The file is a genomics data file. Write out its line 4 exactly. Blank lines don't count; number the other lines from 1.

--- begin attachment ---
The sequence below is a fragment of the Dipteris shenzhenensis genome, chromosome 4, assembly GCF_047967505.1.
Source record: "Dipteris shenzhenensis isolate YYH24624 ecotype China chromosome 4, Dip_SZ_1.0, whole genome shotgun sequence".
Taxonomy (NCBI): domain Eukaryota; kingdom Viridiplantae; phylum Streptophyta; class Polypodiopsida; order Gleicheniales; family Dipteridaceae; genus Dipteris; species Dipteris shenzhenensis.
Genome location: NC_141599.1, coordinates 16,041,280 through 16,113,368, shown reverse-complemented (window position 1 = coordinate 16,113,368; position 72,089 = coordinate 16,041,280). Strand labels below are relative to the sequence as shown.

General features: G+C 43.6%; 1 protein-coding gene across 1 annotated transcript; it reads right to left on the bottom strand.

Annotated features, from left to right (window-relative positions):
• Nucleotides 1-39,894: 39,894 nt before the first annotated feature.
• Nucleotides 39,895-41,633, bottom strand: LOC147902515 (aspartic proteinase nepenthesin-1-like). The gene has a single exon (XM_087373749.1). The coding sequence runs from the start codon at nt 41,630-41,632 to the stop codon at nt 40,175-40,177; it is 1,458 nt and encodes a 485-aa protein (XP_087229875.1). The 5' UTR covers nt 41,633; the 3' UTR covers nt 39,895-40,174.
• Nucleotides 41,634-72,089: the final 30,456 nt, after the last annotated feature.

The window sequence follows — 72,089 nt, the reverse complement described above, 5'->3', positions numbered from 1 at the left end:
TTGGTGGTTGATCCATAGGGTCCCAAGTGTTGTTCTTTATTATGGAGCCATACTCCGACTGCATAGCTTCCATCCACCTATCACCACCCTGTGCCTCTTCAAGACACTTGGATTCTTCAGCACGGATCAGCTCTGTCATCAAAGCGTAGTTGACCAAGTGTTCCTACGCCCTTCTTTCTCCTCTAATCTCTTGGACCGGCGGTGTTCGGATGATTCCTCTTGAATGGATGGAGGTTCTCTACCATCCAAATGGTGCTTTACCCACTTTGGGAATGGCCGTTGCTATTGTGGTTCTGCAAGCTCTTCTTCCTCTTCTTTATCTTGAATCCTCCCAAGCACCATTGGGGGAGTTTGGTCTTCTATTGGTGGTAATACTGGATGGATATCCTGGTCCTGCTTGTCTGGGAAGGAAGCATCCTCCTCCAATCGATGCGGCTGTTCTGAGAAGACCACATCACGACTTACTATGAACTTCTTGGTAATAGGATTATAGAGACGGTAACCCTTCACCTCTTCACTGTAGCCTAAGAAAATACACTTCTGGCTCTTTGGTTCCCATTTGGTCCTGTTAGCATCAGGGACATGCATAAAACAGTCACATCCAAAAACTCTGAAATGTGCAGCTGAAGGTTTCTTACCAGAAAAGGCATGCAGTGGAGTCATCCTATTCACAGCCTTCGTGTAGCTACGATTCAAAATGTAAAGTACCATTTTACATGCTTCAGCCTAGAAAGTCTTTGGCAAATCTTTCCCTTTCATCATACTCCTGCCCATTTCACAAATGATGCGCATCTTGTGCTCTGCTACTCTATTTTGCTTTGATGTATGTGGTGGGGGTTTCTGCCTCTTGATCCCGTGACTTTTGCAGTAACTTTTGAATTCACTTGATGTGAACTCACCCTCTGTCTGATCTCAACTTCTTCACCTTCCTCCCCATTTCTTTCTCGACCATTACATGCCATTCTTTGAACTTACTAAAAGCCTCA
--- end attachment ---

Genome location: NC_141599.1, coordinates 16,041,280 through 16,113,368, shown reverse-complemented (window position 1 = coordinate 16,113,368; position 72,089 = coordinate 16,041,280). Strand labels below are relative to the sequence as shown.